Taiwan's Strategy To Hold Back A Chinese Invasion Doesn't Instill Confidence

May 25, 2021 Topic: China Taiwan Region: Asia Blog Brand: The Reboot Tags: MilitaryTechnologyWeaponsWarTaiwanChina

Taiwan's Strategy To Hold Back A Chinese Invasion Doesn't Instill Confidence

If forty years of improving ties culminate in threats to wipe out your negotiating partner’s political existence, you shudder to think how forty years of deteriorating ties across the Taiwan Strait would have turned out.


In short, no shock to the ROC Navy’s way of naval warfare and collective psyche has compelled the force to embrace the new normal of PLA predominance, as well as ships, planes and armaments best fitted to compete in a sea-denial world. The meme is giving way—but at a glacial bureaucratic pace.

As a result, Taiwan’s maritime strategy risks falling behind the times even as strongman Xi and other communist chieftains rattle their sabers. The same could be said of Taipei’s air strategy, predicated on high-end fighters such as F-16s and F-35 stealth fighters. This at a time when airfields and other infrastructure are increasingly untenable in the face of PLA Rocket Force ballistic missiles and PLA Air Force combat aircraft. Aviators too are susceptible to memes.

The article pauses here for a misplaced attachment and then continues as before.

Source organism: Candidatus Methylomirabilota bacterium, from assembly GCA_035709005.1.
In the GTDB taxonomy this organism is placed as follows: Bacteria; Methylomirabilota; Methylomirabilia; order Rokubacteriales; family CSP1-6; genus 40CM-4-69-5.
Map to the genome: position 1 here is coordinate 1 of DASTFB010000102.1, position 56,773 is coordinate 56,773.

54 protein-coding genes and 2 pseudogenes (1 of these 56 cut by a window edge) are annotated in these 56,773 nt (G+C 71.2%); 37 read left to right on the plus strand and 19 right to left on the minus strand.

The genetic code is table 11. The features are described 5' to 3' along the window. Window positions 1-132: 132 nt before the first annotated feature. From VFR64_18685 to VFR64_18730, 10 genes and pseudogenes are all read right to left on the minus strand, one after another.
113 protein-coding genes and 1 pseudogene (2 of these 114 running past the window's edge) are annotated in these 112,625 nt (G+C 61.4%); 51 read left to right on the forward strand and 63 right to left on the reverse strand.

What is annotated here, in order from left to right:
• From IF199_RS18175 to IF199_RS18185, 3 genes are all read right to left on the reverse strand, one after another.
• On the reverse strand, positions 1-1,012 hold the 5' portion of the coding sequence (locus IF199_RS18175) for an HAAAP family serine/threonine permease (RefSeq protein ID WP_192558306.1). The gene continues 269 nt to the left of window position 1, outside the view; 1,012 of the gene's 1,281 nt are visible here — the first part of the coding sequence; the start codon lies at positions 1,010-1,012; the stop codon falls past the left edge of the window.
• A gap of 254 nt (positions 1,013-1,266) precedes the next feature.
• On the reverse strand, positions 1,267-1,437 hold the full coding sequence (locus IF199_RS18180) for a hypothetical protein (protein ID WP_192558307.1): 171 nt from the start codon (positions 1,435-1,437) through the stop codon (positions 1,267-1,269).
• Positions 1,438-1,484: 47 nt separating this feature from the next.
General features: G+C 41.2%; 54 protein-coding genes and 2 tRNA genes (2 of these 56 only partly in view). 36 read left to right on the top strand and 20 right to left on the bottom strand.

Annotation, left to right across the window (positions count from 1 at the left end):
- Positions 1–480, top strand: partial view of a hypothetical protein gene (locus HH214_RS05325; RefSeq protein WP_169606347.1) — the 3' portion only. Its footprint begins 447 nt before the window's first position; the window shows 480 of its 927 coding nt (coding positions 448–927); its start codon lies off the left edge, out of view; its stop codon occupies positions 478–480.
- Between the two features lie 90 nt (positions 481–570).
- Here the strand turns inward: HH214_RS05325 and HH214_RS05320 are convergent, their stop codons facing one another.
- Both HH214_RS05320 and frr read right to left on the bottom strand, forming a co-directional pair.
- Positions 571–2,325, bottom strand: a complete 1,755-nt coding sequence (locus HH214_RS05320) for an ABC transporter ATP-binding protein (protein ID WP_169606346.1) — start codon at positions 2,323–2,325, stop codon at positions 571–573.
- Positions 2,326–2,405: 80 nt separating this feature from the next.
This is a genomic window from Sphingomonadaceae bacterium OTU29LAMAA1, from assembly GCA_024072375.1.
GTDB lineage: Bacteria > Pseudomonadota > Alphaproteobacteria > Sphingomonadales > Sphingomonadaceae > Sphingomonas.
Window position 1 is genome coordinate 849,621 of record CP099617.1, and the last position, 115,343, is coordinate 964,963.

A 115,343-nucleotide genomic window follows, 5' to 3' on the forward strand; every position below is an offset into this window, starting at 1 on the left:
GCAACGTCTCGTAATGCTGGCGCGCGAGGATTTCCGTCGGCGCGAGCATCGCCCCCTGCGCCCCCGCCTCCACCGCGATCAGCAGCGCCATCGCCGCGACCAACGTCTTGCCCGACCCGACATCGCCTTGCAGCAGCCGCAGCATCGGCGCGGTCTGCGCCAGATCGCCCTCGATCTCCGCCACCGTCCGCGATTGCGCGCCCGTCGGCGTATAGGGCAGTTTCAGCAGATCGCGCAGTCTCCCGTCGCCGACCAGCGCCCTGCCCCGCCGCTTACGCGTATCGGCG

Nor, I should say, am I picking on Taiwan here. A meme spread throughout the U.S. Navy a quarter-century ago maintaining, in effect, that naval history had ended with the demise of the Soviet Navy. We no longer had to prepare to battle peer fleets to rule the main. We let the skills and hardware for major sea fights atrophy—and are now scrambling to restore our fighting ability now that an age of great-power competition and strife is upon us. No one is immune to mind viruses.

To evaluate Taiwan’s defenses, ask whether Taipei is asking too much of the armed forces—and whether the armed forces are remaking themselves adequately to cope with today’s brave new world.

James Holmes is J. C. Wylie Chair of Maritime Strategy at the Naval War College and coauthor of Defending the Strait (Brookings, 2011). The views voiced here are his alone.

Image: Reuters